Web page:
US Health Care Spending: Who Pays?

By Josh Cothran

Over the past 56 years, there have been major shifts in how we pay for hospital care, physician services, long-term care, prescription drugs, and other health care services and products in the US. In 1960, Medicare and Medicaid did not yet exist. Only half of hospital care was covered by insurance, with the rest paid out of pocket and by a patchwork of sources, both private and public. In 1960, almost all (96%) spending on prescription drugs came out of the consumer’s pocket, but a dramatic rise in private insurance, coupled with the implementation of Medicare drug coverage in 2006, dropped the out-of-pocket spending share to 14% in 2016. This interactive graphic uses data from the Centers for Medicare & Medicaid Services (CMS) to show national spending trends from 1960 to 2016 for health care by payer. (Figures presented refer to personal health care, which, as defined by CMS, includes goods and services such as hospital care and eyeglasses but excludes administration, public health activity, and investment.)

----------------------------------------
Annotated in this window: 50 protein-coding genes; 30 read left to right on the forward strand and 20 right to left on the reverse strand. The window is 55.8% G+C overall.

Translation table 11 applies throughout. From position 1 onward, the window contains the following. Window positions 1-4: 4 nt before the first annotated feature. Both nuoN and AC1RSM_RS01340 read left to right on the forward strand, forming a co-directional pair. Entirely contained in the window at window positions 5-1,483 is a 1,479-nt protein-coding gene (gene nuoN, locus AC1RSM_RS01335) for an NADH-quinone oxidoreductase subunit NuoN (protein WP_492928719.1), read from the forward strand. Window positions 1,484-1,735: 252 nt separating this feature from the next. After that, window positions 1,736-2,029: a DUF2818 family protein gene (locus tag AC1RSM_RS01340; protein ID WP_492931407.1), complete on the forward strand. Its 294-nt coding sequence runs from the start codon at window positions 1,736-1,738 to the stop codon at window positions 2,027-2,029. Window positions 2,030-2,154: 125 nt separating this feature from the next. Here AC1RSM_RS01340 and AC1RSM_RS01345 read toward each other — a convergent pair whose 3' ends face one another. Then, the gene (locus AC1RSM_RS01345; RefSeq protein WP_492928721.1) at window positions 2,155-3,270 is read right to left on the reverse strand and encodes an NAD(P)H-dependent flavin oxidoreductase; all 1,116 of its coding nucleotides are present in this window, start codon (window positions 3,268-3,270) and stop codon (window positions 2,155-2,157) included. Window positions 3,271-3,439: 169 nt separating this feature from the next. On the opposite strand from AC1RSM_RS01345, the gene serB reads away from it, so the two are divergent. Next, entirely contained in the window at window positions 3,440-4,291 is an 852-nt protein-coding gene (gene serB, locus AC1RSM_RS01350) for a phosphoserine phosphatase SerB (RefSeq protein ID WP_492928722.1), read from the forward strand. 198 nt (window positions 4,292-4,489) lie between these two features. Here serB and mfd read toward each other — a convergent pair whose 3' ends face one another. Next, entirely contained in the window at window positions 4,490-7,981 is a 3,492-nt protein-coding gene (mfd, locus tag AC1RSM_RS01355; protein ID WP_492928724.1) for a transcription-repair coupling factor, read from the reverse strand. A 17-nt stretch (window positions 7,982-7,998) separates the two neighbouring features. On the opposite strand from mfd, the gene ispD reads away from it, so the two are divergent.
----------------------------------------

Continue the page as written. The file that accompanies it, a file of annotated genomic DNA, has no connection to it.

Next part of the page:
The data visualization below is a companion to Health Care Costs 101, part of CHCF’s California Health Care Almanac.

Note: Data for this visualization were updated in April 2018 with 2016 data.